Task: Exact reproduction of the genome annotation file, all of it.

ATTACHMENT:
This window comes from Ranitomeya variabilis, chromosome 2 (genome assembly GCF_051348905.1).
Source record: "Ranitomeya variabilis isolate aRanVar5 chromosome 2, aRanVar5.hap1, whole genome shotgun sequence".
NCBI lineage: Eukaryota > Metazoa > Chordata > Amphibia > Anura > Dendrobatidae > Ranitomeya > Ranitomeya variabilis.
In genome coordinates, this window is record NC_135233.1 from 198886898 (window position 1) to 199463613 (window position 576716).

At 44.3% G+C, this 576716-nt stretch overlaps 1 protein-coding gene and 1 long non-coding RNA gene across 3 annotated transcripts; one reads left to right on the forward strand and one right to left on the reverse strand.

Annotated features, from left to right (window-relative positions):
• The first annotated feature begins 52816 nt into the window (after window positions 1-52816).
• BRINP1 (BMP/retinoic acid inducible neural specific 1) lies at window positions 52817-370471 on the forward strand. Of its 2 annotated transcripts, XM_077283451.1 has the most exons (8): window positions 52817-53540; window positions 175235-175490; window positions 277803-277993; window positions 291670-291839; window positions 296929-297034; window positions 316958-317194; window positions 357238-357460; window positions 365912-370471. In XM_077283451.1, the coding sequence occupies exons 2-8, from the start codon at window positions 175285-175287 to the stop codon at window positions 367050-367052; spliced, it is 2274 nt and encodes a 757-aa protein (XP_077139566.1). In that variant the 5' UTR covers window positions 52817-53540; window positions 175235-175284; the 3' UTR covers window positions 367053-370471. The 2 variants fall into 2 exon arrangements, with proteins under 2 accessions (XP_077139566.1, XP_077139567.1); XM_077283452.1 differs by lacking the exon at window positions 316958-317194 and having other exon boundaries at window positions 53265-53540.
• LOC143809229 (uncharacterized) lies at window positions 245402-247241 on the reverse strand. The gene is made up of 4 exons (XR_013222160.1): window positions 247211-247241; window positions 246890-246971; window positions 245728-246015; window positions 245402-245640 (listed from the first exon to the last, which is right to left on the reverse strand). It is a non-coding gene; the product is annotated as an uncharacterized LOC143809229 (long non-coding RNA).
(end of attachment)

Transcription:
This window comes from Ranitomeya variabilis, chromosome 2 (genome assembly GCF_051348905.1).
Source record: "Ranitomeya variabilis isolate aRanVar5 chromosome 2, aRanVar5.hap1, whole genome shotgun sequence".
NCBI lineage: Eukaryota > Metazoa > Chordata > Amphibia > Anura > Dendrobatidae > Ranitomeya > Ranitomeya variabilis.
In genome coordinates, this window is record NC_135233.1 from 198886898 (window position 1) to 199463613 (window position 576716).

At 44.3% G+C, this 576716-nt stretch overlaps 1 protein-coding gene and 1 long non-coding RNA gene across 3 annotated transcripts; one reads left to right on the forward strand and one right to left on the reverse strand.

Annotated features, from left to right (window-relative positions):
• The first annotated feature begins 52816 nt into the window (after window positions 1-52816).
• BRINP1 (BMP/retinoic acid inducible neural specific 1) lies at window positions 52817-370471 on the forward strand. Of its 2 annotated transcripts, XM_077283451.1 has the most exons (8): window positions 52817-53540; window positions 175235-175490; window positions 277803-277993; window positions 291670-291839; window positions 296929-297034; window positions 316958-317194; window positions 357238-357460; window positions 365912-370471. In XM_077283451.1, the coding sequence occupies exons 2-8, from the start codon at window positions 175285-175287 to the stop codon at window positions 367050-367052; spliced, it is 2274 nt and encodes a 757-aa protein (XP_077139566.1). In that variant the 5' UTR covers window positions 52817-53540; window positions 175235-175284; the 3' UTR covers window positions 367053-370471. The 2 variants fall into 2 exon arrangements, with proteins under 2 accessions (XP_077139566.1, XP_077139567.1); XM_077283452.1 differs by lacking the exon at window positions 316958-317194 and having other exon boundaries at window positions 53265-53540.
• LOC143809229 (uncharacterized) lies at window positions 245402-247241 on the reverse strand. The gene is made up of 4 exons (XR_013222160.1): window positions 247211-247241; window positions 246890-246971; window positions 245728-246015; window positions 245402-245640 (listed from the first exon to the last, which is right to left on the reverse strand). It is a non-coding gene; the product is annotated as an uncharacterized LOC143809229 (long non-coding RNA).